CE marking is a certification mark that indicates conformity with health, safety, and environmental protection standards for products sold within the European Economic Area(EEA).The CE marking is also found on products sold outside the EEA that are manufactured in, or designed to be sold in, the EEA. This makes the CE marking recognizable worldwide even to people who are not familiar with the European Economic Area. It is in that sense similar to the FCC Declaration of Conformity used on certain electronic devices sold in the United States.
The CE marking is the manufacturer’s declaration that the product meets the requirements of the applicable EC directives.
The mark consists of the CE logo and, if applicable, the four digit identification number of the Notified Body involved in the conformity assessment procedure.
“CE” originated in 1985 as an abbreviation of Conformité Européenne, meaning European Conformity, but is not defined as such in the relevant legislation. The CE marking is a symbol of free marketability in the European Economic Area (Internal Market).
Existing in its present form since 1985, the CE marking indicates that the manufacturer or importer claims compliance with the relevant EU legislation applicable to a product, regardless of where manufactured. By affixing the CE marking on a product, a manufacturer is declaring, at its sole responsibility, conformity with all of the legal requirements to achieve CE marking which allows free movement and sale of the product throughout the European Economic Area.
For example, most electrical products must comply with the Low Voltage Directive and the EMC Directive; toys must comply with the Toy Safety Directive. The marking does not indicate EEA manufacture or that a product has been approved as safe by the EU or by another authority. The EU requirements may include safety, health, and environmental protection, and, if stipulated in any EU product legislation, assessment by a Notified Body or manufacture according to a certified production quality system. The CE marking also indicates that the product complies with directives in relation to ‘Electro Magnetic Compatibility’ – meaning the device will work as intended, without interfering with the use or function of any other device.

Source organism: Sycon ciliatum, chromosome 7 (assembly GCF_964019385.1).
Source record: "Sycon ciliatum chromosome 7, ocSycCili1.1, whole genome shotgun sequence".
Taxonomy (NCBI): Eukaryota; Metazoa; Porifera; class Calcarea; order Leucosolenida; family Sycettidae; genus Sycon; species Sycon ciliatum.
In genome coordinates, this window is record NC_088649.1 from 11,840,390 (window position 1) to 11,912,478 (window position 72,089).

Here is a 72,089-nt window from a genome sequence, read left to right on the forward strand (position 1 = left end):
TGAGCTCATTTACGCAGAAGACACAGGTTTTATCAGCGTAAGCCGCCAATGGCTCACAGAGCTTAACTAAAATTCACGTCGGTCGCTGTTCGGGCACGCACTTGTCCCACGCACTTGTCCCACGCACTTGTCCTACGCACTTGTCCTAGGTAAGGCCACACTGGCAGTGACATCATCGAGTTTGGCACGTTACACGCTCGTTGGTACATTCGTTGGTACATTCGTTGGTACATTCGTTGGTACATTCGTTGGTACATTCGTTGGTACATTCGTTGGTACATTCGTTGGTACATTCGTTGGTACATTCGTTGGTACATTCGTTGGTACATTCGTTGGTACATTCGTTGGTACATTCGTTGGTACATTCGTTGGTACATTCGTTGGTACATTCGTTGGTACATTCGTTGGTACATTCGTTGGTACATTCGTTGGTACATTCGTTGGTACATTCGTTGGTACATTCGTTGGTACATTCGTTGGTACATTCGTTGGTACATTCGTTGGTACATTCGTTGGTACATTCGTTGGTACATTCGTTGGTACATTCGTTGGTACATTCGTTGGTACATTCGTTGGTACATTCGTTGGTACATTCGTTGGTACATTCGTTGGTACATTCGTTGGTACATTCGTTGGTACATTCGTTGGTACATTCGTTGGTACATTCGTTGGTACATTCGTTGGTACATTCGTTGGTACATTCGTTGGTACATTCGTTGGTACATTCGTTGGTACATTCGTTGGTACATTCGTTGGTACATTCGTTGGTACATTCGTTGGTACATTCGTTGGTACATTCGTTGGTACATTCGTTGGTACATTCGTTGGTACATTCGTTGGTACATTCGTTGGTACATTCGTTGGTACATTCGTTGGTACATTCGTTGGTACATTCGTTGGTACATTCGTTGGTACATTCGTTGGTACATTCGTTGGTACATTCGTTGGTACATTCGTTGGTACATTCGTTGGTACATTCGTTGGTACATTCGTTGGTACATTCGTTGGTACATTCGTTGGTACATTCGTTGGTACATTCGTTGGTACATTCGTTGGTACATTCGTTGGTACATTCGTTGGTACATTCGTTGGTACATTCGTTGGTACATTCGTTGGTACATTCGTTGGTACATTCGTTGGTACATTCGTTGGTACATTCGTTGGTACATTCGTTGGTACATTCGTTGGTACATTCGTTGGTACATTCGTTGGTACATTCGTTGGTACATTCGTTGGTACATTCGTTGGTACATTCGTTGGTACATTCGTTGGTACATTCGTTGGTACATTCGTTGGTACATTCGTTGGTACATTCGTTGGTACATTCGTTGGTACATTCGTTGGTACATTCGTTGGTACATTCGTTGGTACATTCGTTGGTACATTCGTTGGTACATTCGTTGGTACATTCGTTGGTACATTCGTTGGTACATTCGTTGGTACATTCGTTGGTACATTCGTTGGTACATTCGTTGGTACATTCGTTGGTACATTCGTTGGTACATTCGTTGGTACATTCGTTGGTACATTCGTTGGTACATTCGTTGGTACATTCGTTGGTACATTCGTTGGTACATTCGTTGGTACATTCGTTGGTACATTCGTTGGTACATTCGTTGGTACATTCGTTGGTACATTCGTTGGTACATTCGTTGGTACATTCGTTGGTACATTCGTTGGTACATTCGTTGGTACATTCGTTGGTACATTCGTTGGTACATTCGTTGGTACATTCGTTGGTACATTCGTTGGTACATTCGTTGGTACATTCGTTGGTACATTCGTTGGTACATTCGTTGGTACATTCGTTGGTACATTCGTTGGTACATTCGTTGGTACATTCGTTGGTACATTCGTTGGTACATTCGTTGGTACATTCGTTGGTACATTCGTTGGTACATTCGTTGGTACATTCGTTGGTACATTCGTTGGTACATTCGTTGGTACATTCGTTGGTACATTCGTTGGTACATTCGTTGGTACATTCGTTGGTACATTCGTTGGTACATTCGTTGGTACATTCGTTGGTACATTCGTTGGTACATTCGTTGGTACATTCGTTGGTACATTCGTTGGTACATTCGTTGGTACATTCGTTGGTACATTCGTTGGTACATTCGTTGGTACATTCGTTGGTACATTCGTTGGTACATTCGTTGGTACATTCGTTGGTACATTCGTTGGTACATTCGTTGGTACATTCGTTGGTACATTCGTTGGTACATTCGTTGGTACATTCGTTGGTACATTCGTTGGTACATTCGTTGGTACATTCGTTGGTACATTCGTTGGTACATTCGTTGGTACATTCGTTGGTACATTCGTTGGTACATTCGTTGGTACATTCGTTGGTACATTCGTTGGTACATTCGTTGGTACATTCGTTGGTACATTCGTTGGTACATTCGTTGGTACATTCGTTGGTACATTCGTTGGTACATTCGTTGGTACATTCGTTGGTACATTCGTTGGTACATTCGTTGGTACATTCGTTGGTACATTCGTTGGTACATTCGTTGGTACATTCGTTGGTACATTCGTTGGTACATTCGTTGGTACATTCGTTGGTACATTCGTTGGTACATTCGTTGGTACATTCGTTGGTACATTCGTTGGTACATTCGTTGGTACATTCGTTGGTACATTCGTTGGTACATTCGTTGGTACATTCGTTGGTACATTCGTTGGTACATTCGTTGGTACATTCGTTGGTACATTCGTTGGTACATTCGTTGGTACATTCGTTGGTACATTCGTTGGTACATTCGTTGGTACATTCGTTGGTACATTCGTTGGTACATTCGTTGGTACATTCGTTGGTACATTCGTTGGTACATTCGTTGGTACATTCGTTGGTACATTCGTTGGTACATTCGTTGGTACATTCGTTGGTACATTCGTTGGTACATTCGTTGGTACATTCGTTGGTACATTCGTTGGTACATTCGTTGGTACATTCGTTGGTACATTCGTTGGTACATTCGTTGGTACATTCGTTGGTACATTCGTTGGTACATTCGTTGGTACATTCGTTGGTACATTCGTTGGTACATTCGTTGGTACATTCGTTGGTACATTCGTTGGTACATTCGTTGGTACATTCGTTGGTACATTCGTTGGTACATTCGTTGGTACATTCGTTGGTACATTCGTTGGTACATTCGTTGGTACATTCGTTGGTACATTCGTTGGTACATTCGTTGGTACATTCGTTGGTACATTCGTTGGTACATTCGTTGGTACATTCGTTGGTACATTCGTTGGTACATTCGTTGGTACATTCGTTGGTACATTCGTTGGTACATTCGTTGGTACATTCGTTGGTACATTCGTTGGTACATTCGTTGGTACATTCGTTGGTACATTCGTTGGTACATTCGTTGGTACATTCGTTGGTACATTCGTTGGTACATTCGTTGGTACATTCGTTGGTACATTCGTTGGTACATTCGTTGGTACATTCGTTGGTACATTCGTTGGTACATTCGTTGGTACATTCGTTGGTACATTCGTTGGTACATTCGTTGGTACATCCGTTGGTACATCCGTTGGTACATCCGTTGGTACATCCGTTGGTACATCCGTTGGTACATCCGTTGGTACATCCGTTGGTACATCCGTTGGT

Not all products need CE marking to be traded in the EEA; only product categories subject to relevant directives or regulations are required (and allowed) to bear CE marking. Most CE-marked products can be placed on the market subject only to an internal production control by the manufacturer (Module A; see Self-certification, below), with no independent check of the conformity of the product with EU legislation; ANEC has cautioned that, amongst other things, CE marking cannot be considered a “safety mark” for consumers.
CE marking is a self-certification scheme. Retailers sometimes refer to products as “CE approved”, but the mark does not actually signify approval. Certain categories of products require type-testing by an independent body to ensure conformity with relevant technical standards, but CE marking in itself does not certify that this has been done.